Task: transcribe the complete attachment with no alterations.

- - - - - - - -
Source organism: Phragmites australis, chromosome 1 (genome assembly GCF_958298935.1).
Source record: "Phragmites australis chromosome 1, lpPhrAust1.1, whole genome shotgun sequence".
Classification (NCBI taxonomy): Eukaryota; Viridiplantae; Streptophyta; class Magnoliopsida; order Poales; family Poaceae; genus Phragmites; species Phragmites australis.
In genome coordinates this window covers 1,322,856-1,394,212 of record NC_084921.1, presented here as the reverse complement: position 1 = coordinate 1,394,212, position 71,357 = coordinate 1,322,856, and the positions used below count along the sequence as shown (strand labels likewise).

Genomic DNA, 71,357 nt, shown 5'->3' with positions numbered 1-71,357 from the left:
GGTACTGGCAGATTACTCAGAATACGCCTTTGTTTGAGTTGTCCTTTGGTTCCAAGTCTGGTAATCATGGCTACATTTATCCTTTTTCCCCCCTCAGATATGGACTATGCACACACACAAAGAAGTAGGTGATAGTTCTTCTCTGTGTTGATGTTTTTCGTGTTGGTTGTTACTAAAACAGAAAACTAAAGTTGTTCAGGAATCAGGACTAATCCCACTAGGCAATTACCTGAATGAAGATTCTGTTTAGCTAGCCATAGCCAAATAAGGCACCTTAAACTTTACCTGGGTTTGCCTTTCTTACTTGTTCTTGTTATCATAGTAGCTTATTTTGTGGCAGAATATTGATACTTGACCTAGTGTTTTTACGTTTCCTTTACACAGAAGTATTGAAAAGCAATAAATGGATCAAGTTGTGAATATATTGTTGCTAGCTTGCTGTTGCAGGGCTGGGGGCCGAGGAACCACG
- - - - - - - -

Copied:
Source organism: Phragmites australis, chromosome 1 (genome assembly GCF_958298935.1).
Source record: "Phragmites australis chromosome 1, lpPhrAust1.1, whole genome shotgun sequence".
Classification (NCBI taxonomy): Eukaryota; Viridiplantae; Streptophyta; class Magnoliopsida; order Poales; family Poaceae; genus Phragmites; species Phragmites australis.
In genome coordinates this window covers 1,322,856-1,394,212 of record NC_084921.1, presented here as the reverse complement: position 1 = coordinate 1,394,212, position 71,357 = coordinate 1,322,856, and the positions used below count along the sequence as shown (strand labels likewise).

Genomic DNA, 71,357 nt, shown 5'->3' with positions numbered 1-71,357 from the left:
GGTACTGGCAGATTACTCAGAATACGCCTTTGTTTGAGTTGTCCTTTGGTTCCAAGTCTGGTAATCATGGCTACATTTATCCTTTTTCCCCCCTCAGATATGGACTATGCACACACACAAAGAAGTAGGTGATAGTTCTTCTCTGTGTTGATGTTTTTCGTGTTGGTTGTTACTAAAACAGAAAACTAAAGTTGTTCAGGAATCAGGACTAATCCCACTAGGCAATTACCTGAATGAAGATTCTGTTTAGCTAGCCATAGCCAAATAAGGCACCTTAAACTTTACCTGGGTTTGCCTTTCTTACTTGTTCTTGTTATCATAGTAGCTTATTTTGTGGCAGAATATTGATACTTGACCTAGTGTTTTTACGTTTCCTTTACACAGAAGTATTGAAAAGCAATAAATGGATCAAGTTGTGAATATATTGTTGCTAGCTTGCTGTTGCAGGGCTGGGGGCCGAGGAACCACG